What have been the post-ERISA legislative trends with regard to the following areas? 
a. maximum deductible contributions
b. limiting tax deferral
c. parity between various business entities
Maximum deductible contributions— Throughout the 1980s and 1990s, the trend was to lower the maximum deductible contribution for highly compensated employees. However, the 2001 tax law changed direction by allowing larger contributions for individual employees. This new direction is intended to encourage small businesses to establish plans and to encourage a higher level of qualified plan savings.
Limiting tax deferral— Code Section 401( a)( 9) was introduced in 1986, requiring that distributions from all tax-sheltered plans begin at age 70 1/ 2 (or, in some cases at actual retirement, if later). These minimum-distribution rules affect any retiree receiving qualified plan, 403( b), or IRA distributions.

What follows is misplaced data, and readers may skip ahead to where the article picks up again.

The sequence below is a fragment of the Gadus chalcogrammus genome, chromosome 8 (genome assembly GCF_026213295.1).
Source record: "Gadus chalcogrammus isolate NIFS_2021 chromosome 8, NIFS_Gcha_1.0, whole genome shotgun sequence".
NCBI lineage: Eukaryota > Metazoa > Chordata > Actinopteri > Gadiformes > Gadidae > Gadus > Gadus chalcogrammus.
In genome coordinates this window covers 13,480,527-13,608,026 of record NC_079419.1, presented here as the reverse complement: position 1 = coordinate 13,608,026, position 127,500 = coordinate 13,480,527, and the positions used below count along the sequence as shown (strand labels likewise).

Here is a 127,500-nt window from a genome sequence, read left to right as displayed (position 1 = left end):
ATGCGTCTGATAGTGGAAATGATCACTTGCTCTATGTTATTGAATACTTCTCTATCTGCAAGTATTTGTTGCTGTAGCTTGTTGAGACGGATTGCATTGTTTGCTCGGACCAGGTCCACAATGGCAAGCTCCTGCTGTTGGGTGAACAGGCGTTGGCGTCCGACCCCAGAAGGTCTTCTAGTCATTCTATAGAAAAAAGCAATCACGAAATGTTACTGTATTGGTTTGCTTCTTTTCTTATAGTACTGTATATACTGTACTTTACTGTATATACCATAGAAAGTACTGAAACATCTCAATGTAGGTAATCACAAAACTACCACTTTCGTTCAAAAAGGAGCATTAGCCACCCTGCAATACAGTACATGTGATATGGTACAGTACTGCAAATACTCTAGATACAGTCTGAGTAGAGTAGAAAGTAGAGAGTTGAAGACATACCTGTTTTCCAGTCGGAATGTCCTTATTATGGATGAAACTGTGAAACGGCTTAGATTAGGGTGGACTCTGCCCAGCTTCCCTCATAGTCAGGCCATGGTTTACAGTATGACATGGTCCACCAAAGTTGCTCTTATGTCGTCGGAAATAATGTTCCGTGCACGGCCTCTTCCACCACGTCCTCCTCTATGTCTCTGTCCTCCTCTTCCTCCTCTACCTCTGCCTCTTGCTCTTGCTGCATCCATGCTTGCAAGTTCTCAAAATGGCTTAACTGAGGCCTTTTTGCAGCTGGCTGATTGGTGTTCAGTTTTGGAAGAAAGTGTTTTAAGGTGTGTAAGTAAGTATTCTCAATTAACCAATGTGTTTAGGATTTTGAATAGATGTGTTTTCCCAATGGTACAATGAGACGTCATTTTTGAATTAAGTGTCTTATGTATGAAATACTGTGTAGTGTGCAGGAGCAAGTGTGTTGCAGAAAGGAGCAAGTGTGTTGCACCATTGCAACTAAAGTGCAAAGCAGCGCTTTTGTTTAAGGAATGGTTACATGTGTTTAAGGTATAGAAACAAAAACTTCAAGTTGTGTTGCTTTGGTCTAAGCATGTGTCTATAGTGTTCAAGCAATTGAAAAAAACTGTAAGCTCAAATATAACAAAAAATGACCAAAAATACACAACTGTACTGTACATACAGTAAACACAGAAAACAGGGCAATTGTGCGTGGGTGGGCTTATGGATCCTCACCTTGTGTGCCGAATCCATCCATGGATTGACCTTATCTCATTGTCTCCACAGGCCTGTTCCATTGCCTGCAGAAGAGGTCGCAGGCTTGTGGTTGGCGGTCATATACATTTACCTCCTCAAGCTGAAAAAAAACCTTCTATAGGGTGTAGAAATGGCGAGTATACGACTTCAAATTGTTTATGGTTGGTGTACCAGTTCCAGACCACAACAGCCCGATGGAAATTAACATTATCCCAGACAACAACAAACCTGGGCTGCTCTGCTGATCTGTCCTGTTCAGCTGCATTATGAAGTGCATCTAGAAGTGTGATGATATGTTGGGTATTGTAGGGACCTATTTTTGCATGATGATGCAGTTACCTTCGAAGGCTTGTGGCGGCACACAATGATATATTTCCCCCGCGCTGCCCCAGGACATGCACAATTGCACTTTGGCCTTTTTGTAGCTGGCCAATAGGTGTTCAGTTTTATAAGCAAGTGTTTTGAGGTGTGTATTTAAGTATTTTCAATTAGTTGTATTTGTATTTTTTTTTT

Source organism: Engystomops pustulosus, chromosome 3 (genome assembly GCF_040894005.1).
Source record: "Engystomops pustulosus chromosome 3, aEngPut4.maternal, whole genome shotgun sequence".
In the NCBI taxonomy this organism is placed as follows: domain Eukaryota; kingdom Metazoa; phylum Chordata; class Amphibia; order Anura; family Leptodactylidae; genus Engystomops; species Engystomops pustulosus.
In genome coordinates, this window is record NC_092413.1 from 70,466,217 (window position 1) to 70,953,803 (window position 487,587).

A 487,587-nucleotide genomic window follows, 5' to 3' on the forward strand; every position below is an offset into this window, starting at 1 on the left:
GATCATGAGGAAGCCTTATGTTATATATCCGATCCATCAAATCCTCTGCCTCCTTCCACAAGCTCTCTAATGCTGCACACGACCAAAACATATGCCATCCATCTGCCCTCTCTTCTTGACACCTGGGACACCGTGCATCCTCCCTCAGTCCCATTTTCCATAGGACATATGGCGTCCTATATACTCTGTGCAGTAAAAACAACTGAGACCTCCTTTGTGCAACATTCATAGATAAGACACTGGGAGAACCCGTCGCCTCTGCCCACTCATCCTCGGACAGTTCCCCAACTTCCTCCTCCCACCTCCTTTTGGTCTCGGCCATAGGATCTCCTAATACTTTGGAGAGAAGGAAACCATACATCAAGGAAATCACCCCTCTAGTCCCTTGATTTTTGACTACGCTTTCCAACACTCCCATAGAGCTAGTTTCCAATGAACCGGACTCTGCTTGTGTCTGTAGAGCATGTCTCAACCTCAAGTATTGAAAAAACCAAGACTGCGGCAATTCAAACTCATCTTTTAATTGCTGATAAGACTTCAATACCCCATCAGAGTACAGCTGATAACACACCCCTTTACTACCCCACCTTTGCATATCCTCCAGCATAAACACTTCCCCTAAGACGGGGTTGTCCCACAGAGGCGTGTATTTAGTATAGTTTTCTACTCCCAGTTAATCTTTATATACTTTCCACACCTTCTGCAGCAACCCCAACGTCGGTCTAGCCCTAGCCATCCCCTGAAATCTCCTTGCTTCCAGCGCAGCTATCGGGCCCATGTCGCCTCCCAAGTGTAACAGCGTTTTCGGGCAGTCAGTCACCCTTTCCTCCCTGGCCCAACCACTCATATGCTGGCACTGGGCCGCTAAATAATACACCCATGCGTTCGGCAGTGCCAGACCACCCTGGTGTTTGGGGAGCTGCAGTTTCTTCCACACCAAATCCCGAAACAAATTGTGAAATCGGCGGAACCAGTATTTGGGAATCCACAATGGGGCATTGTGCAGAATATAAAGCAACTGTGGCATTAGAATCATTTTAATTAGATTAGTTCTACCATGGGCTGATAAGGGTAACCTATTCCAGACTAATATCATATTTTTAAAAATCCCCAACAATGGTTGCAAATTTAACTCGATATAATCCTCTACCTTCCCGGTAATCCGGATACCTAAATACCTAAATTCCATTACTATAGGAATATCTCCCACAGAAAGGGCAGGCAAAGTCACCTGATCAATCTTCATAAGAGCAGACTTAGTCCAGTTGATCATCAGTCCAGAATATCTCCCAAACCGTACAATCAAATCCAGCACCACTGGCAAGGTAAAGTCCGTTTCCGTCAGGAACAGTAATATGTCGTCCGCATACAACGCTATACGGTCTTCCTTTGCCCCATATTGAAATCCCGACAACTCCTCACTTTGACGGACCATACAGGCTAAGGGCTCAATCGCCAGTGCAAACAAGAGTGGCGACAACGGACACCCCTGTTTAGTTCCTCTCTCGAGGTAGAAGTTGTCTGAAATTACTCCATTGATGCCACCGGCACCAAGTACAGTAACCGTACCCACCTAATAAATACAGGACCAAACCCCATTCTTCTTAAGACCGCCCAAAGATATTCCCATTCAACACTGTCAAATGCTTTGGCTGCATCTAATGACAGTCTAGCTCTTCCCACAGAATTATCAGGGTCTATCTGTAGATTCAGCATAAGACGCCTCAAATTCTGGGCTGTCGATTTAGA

Parity— Over the years, the trend has been toward giving all types of business entities equal access to retirement plan vehicles. With a few minor exceptions, today C corporations, S corporations, sole proprietorships, partnerships, and even limited liability companies (LLCs) are all on the same footing.
Funding— Over the years, a number of law changes increased required employer contributions and PBGC insurance premiums to shore up the financial status of the PBGC.
Simplification— After years of more and more complexity, in 1996 there was true pension simplification. Administration of 401( k) plans became easier after this law change. The simplification trend continued in 2001 with several rules that simplified administration of 401( k) plans.